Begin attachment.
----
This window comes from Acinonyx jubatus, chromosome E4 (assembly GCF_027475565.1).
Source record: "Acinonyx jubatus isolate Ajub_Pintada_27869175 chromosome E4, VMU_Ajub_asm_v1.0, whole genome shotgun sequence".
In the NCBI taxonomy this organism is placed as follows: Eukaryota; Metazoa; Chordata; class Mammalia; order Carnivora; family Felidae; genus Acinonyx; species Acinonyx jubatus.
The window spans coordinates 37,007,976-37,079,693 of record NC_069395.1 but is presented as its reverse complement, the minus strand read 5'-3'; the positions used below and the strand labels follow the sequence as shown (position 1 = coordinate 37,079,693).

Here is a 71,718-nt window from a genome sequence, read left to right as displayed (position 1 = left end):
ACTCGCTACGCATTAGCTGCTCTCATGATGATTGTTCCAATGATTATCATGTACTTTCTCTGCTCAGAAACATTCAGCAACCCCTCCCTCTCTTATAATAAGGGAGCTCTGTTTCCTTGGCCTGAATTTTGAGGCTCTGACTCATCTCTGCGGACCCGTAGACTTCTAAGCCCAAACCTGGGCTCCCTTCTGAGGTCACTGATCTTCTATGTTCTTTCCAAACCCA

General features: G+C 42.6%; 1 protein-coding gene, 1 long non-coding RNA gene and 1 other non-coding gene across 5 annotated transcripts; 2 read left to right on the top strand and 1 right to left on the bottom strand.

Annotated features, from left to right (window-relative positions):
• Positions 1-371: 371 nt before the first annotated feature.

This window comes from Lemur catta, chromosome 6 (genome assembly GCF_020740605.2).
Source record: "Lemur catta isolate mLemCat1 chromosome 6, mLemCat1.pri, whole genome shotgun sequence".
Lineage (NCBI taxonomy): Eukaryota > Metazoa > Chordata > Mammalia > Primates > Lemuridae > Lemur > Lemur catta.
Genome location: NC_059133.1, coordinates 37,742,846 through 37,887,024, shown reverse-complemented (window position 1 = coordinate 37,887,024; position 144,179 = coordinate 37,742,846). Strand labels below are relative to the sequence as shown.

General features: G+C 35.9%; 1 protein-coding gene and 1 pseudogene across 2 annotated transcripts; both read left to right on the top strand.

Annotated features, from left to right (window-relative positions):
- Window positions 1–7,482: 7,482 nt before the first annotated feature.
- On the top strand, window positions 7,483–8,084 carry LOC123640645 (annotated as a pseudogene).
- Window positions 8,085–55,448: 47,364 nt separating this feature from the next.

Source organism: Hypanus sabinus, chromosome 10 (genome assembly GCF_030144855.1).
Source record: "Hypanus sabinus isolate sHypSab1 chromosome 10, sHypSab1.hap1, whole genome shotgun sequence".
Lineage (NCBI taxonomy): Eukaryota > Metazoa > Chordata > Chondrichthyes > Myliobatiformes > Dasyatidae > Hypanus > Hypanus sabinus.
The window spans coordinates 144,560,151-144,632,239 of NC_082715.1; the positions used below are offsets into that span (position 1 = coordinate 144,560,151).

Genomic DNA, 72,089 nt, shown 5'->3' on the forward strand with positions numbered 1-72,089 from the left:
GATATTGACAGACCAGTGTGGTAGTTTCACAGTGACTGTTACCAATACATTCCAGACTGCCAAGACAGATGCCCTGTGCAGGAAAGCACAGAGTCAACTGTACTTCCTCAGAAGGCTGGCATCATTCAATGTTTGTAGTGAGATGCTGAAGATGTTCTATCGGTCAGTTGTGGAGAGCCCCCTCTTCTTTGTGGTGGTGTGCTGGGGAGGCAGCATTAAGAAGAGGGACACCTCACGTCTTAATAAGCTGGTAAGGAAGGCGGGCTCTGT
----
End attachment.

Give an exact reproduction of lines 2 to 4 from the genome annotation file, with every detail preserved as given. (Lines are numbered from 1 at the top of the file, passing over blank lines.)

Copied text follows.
Source record: "Acinonyx jubatus isolate Ajub_Pintada_27869175 chromosome E4, VMU_Ajub_asm_v1.0, whole genome shotgun sequence".
In the NCBI taxonomy this organism is placed as follows: Eukaryota; Metazoa; Chordata; class Mammalia; order Carnivora; family Felidae; genus Acinonyx; species Acinonyx jubatus.
The window spans coordinates 37,007,976-37,079,693 of record NC_069395.1 but is presented as its reverse complement, the minus strand read 5'-3'; the positions used below and the strand labels follow the sequence as shown (position 1 = coordinate 37,079,693).